The 117 applications that advanced to the second phase of the application process produced a total of 174 individual RSAs (Figure 2): 38% for regulatory affairs support, 28% for pharmacology–toxicology studies, 24% for nonbiologic small-molecule manufacturing services, and 10% for biologic molecule manufacturing services. Of these 174 requests, 58 (33%) were approved: 62% for regulatory affairs support, 12% for pharmacology–toxicology studies, 17% for nonbiologic small-molecule manufacturing services, and 9% for biologic molecule manufacturing services (Figure 3). Approvals were based mainly on reviews by independent experts who considered soundness of the overall approach, significance of the work, feasibility, investigator readiness, and freedom to operate within intellectual property rights. Most of the approved requests (55%) originated from academic institutions, and small businesses accounted for 38% of funded requests.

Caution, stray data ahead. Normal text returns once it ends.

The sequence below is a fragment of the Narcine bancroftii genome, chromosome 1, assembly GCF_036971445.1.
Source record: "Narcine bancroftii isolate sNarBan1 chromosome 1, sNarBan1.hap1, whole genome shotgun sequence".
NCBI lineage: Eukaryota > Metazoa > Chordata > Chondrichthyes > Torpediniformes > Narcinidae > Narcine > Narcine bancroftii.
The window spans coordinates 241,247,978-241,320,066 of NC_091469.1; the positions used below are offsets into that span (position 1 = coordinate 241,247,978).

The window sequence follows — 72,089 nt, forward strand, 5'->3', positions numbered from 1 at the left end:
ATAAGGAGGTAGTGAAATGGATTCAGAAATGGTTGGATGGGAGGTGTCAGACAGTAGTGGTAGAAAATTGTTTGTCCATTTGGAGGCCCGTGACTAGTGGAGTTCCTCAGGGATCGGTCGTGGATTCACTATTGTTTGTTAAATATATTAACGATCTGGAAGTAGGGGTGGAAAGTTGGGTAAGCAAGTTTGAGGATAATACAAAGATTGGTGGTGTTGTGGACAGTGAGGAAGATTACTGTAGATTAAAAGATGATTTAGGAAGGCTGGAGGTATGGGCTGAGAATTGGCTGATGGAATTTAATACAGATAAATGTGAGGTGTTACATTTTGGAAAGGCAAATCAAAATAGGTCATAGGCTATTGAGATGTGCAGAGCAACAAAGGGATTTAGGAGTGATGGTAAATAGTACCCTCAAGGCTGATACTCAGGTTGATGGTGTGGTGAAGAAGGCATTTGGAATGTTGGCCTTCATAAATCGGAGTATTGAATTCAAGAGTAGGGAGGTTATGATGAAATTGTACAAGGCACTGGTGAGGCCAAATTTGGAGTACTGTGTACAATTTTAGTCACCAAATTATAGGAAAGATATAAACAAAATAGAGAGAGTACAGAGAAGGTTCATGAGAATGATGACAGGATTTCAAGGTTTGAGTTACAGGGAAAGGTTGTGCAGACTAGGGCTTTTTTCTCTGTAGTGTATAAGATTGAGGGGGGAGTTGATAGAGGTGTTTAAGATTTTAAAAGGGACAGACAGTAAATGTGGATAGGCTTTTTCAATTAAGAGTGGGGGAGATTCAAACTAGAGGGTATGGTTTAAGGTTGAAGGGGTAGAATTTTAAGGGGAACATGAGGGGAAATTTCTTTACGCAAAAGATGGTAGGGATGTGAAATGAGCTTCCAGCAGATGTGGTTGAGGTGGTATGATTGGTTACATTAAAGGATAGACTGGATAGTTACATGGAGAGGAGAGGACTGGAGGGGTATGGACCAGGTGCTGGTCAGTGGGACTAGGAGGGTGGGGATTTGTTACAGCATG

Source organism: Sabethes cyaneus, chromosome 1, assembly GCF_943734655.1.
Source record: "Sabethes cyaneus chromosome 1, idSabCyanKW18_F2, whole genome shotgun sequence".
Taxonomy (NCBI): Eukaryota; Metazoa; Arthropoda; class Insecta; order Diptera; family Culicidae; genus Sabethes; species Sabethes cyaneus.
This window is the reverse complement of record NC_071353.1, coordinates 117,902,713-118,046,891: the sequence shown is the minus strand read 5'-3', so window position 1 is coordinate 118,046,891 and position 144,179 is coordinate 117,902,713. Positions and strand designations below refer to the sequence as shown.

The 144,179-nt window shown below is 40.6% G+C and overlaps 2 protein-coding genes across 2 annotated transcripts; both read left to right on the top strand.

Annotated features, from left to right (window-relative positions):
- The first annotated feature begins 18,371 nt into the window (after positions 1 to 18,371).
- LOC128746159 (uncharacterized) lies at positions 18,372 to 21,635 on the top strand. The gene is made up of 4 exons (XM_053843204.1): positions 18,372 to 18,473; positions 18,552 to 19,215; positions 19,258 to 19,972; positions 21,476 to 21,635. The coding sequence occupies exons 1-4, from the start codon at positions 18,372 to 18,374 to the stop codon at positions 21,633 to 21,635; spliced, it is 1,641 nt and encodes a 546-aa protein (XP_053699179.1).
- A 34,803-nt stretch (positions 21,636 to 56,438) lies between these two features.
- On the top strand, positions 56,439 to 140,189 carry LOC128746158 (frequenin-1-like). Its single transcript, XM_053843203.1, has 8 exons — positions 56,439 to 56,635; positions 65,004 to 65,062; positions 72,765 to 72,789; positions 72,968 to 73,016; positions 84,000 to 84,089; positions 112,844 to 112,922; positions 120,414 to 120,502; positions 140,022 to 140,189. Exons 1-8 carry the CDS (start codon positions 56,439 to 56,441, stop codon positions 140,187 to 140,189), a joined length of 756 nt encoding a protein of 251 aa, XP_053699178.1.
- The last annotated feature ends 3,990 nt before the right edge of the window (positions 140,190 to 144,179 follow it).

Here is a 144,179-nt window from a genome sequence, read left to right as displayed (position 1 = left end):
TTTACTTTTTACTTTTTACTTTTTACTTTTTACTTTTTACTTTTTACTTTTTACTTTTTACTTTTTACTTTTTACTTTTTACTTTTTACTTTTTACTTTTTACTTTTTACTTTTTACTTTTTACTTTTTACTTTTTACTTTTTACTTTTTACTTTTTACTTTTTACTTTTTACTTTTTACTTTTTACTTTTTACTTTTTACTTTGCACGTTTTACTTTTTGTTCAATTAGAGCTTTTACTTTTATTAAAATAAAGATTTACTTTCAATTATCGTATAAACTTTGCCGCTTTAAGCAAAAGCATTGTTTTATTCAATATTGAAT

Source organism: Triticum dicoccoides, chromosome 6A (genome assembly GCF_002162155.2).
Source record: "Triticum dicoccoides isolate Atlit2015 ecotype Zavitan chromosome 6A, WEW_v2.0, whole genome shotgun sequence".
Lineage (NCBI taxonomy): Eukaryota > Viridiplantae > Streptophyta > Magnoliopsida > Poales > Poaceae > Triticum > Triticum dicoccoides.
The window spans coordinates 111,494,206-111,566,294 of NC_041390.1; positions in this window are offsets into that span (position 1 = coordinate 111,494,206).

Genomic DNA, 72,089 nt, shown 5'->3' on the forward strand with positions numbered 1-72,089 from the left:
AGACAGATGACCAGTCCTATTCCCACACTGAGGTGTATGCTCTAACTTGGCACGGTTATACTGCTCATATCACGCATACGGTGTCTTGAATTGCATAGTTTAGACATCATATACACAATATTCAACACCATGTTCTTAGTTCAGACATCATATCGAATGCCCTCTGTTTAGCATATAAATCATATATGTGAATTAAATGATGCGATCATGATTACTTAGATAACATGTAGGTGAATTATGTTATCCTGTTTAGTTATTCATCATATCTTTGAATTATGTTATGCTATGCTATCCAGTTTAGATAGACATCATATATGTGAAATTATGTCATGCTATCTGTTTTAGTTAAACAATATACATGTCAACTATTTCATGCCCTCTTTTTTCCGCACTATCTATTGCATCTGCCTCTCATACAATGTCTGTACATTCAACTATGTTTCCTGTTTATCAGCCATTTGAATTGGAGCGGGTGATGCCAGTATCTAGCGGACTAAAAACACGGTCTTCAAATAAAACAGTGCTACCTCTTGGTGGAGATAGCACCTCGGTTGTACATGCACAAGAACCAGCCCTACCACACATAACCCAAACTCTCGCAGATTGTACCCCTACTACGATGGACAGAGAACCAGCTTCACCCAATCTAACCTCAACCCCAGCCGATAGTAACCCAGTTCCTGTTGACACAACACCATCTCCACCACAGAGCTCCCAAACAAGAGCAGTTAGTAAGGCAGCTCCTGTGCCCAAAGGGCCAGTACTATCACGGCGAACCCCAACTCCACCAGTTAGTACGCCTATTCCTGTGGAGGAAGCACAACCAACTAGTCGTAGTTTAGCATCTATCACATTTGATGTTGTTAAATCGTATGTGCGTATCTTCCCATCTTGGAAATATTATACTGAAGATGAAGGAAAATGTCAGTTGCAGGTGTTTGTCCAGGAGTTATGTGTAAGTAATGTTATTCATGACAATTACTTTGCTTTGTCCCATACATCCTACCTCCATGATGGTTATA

Overall, the SMARTT program funded a total of 58 projects for 40 different investigators. These projects targeted a broad range of diseases, with the majority related to lung and blood diseases (34% and 33%, respectively), 24% to heart disease, and 9% to other diseases (Figure 4). All funding was incremental and based on successful achievement of milestones in a mutually agreed on project plan. As expected, project costs varied significantly, with the least expensive projects associated with regulatory affairs support and the most expensive associated with pharmacology–toxicology studies and manufacturing of biologic drug products.